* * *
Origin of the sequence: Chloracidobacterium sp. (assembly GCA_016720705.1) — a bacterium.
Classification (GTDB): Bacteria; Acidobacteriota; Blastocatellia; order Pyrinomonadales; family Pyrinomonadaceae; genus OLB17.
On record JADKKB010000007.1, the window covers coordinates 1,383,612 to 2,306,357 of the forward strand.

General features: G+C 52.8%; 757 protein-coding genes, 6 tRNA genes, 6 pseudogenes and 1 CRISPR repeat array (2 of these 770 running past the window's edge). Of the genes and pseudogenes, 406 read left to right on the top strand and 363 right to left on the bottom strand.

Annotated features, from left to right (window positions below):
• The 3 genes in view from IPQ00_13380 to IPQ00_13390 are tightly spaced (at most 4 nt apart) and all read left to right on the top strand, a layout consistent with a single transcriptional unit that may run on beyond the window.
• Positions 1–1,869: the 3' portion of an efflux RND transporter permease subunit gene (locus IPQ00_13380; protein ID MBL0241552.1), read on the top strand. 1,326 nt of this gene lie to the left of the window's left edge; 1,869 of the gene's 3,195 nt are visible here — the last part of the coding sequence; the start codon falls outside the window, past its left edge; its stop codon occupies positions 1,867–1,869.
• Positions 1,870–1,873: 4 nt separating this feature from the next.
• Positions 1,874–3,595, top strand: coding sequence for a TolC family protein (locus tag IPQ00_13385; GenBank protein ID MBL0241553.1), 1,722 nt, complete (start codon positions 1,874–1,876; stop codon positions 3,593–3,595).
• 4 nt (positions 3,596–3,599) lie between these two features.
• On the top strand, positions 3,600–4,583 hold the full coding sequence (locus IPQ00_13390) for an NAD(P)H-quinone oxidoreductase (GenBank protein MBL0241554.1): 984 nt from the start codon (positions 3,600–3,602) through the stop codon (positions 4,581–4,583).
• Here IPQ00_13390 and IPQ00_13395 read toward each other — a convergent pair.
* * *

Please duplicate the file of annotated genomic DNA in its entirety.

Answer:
Origin of the sequence: Chloracidobacterium sp. (assembly GCA_016720705.1) — a bacterium.
Classification (GTDB): Bacteria; Acidobacteriota; Blastocatellia; order Pyrinomonadales; family Pyrinomonadaceae; genus OLB17.
On record JADKKB010000007.1, the window covers coordinates 1,383,612 to 2,306,357 of the forward strand.

General features: G+C 52.8%; 757 protein-coding genes, 6 tRNA genes, 6 pseudogenes and 1 CRISPR repeat array (2 of these 770 running past the window's edge). Of the genes and pseudogenes, 406 read left to right on the top strand and 363 right to left on the bottom strand.

Annotated features, from left to right (window positions below):
• The 3 genes in view from IPQ00_13380 to IPQ00_13390 are tightly spaced (at most 4 nt apart) and all read left to right on the top strand, a layout consistent with a single transcriptional unit that may run on beyond the window.
• Positions 1–1,869: the 3' portion of an efflux RND transporter permease subunit gene (locus IPQ00_13380; protein ID MBL0241552.1), read on the top strand. 1,326 nt of this gene lie to the left of the window's left edge; 1,869 of the gene's 3,195 nt are visible here — the last part of the coding sequence; the start codon falls outside the window, past its left edge; its stop codon occupies positions 1,867–1,869.
• Positions 1,870–1,873: 4 nt separating this feature from the next.
• Positions 1,874–3,595, top strand: coding sequence for a TolC family protein (locus tag IPQ00_13385; GenBank protein ID MBL0241553.1), 1,722 nt, complete (start codon positions 1,874–1,876; stop codon positions 3,593–3,595).
• 4 nt (positions 3,596–3,599) lie between these two features.
• On the top strand, positions 3,600–4,583 hold the full coding sequence (locus IPQ00_13390) for an NAD(P)H-quinone oxidoreductase (GenBank protein MBL0241554.1): 984 nt from the start codon (positions 3,600–3,602) through the stop codon (positions 4,581–4,583).
• Here IPQ00_13390 and IPQ00_13395 read toward each other — a convergent pair.